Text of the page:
The blur of a kingfisher leaving for someplace farther from me

Today seems out of sorts. I am neither here nor there and I am never quite happy when I am between. A beaver has begun to work on a maple near the put in, where I find raccoon tracks intermingled with those of a dog or two. I pass through the crossing under place and begin a circle of the bay. All the migratory birds are here, except for the large mergansers. I imagine that I might find them in the rivers still, picking the leftovers of salmon spawning.

In the NE lagoon, a new pile of branches is perched atop the beaver lodge. A dead Canada goose floats in the water with one eye open and skyward. I find beaver and raccoon tracks in the mud, pretty much where I expect to find them. Then, I leave, bucking a headwind across the bay, noticing at one moment that I am the center of a big scattered crescent of ducks.

I sit and eat my lunch in the south lagoon, watching ducks do what ducks do. I spot something small and white darting through the water. It turns left, then right, and then it stops. I take one or two quiet strokes with the paddle, aiming the canoe towards it and then letting the momentum coast me closer, my eyes fixed on the critter to catch any evasive movement. It holds still, frozen to escape notice while I near. It is a duck pinfeather.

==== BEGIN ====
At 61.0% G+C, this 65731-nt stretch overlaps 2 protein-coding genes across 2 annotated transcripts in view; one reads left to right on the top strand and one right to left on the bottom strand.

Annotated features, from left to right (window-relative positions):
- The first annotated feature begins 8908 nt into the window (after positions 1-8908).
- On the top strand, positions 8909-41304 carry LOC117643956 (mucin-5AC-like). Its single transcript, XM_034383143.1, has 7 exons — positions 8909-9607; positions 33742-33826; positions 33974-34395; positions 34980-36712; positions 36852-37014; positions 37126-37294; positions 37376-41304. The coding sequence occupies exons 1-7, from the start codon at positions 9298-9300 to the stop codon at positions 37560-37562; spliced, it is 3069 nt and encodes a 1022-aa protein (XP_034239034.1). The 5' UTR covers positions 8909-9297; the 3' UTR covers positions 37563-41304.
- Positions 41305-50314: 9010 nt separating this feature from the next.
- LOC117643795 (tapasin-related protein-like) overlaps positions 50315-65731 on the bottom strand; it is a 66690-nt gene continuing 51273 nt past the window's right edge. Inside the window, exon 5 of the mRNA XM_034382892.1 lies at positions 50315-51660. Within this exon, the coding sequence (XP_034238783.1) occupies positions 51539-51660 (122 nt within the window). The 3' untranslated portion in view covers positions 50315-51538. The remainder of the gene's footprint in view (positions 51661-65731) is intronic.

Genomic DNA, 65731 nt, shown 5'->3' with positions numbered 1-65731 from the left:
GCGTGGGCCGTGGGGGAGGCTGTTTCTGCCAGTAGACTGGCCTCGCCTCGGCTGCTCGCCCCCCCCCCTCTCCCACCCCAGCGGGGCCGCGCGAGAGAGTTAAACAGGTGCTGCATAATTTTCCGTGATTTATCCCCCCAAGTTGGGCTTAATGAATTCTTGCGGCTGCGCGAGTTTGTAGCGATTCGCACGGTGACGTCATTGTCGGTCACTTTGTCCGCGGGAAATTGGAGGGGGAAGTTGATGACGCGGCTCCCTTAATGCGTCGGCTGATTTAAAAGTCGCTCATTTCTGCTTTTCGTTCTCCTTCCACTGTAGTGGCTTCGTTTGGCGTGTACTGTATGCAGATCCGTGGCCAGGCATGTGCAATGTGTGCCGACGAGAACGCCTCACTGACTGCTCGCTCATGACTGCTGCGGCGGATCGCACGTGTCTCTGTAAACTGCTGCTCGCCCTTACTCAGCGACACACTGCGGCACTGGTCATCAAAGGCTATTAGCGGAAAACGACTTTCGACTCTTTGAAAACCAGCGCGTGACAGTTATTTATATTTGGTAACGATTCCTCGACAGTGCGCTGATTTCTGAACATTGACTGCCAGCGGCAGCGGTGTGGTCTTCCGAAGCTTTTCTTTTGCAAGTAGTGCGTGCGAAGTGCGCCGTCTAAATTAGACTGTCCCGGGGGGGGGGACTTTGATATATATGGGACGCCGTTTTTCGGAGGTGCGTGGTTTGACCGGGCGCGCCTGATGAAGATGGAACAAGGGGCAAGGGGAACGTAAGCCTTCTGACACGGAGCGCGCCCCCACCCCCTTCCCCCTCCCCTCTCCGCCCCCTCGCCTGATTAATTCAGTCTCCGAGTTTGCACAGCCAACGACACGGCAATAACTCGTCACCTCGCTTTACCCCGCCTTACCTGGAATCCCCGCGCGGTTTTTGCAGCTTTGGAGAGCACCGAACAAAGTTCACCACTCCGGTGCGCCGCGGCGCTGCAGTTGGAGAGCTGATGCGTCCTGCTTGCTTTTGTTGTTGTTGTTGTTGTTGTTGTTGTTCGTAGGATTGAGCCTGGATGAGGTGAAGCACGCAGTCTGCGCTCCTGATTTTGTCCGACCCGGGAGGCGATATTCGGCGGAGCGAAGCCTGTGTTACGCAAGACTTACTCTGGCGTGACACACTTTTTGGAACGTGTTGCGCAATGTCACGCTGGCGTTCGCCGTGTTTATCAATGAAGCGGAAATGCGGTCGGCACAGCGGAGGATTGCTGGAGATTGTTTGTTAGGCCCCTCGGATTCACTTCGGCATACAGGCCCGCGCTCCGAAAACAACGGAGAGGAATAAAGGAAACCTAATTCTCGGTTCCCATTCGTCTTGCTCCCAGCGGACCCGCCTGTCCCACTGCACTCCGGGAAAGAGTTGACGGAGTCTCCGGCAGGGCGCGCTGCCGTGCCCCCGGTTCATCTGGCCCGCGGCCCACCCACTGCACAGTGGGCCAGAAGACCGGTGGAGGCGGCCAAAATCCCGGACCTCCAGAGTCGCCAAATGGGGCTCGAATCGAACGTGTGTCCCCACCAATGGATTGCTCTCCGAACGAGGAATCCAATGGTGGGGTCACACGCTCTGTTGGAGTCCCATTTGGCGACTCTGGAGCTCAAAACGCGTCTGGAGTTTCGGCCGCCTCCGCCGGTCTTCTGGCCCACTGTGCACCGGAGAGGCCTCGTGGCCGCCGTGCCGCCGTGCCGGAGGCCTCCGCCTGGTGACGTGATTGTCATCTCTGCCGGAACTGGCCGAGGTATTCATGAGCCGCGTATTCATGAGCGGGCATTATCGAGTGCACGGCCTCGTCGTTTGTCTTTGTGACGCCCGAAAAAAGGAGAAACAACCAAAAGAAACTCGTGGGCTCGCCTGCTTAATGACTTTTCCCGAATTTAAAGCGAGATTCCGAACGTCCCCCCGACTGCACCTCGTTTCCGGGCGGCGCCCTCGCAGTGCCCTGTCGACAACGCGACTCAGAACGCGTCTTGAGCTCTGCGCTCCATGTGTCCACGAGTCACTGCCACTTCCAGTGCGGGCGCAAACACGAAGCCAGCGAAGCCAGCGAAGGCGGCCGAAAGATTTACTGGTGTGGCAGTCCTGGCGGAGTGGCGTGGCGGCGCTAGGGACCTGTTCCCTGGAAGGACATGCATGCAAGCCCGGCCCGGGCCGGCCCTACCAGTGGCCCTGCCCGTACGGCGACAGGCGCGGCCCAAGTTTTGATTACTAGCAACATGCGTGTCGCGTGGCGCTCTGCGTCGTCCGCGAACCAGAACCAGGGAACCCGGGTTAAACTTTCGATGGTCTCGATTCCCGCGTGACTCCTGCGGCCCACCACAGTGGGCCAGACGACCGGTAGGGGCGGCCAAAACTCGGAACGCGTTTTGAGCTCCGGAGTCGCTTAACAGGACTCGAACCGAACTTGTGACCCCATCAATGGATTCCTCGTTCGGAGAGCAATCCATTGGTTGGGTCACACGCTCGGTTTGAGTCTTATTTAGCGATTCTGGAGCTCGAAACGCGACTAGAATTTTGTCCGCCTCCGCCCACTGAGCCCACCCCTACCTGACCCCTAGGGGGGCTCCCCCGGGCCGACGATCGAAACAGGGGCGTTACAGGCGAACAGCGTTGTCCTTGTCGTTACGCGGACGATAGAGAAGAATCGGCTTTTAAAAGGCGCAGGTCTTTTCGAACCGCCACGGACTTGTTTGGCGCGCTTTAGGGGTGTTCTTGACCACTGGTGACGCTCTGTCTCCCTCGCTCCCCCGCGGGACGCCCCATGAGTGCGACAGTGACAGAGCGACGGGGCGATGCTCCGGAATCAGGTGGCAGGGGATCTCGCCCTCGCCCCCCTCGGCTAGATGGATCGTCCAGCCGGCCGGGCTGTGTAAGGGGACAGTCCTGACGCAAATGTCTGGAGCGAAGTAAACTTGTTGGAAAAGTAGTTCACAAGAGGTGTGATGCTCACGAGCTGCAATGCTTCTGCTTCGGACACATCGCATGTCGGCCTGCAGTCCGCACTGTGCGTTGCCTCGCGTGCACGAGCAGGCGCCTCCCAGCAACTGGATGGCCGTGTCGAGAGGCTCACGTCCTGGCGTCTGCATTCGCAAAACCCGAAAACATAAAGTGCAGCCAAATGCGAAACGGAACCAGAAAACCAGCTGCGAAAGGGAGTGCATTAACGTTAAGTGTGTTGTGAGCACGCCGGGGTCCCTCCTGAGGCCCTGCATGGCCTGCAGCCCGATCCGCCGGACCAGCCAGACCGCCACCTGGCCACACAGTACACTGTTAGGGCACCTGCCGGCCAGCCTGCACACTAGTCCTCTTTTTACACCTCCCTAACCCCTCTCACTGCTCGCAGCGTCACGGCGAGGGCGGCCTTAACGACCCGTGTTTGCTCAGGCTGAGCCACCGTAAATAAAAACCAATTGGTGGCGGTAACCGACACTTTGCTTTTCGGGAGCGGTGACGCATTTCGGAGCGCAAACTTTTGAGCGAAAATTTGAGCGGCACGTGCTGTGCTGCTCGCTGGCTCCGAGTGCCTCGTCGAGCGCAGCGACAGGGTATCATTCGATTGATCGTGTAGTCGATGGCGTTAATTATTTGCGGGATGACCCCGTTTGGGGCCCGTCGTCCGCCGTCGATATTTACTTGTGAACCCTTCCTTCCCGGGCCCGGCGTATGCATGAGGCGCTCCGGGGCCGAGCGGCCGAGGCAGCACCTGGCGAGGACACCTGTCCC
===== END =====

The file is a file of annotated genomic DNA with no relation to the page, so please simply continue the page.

On the portage home, a woman comes out of her house to ask me what I am doing. She has seen me several times before, her house and her developing garden sculpture on one of my favorite routes. She is charming and we chat for a good 15 minutes. I am no longer out of sorts.

Sunday, November 14, 2010

The Portage

It is a historical craft and if one chooses, they can access forgotten history and forgotten spirits, and it makes no difference whether one uses the worst of plastic tubs or the finest birchbark vessel made by a distant craftsman, or the featherlight curve of miracle fibers. It is all there for the taking. It is the act where the heart of it lies.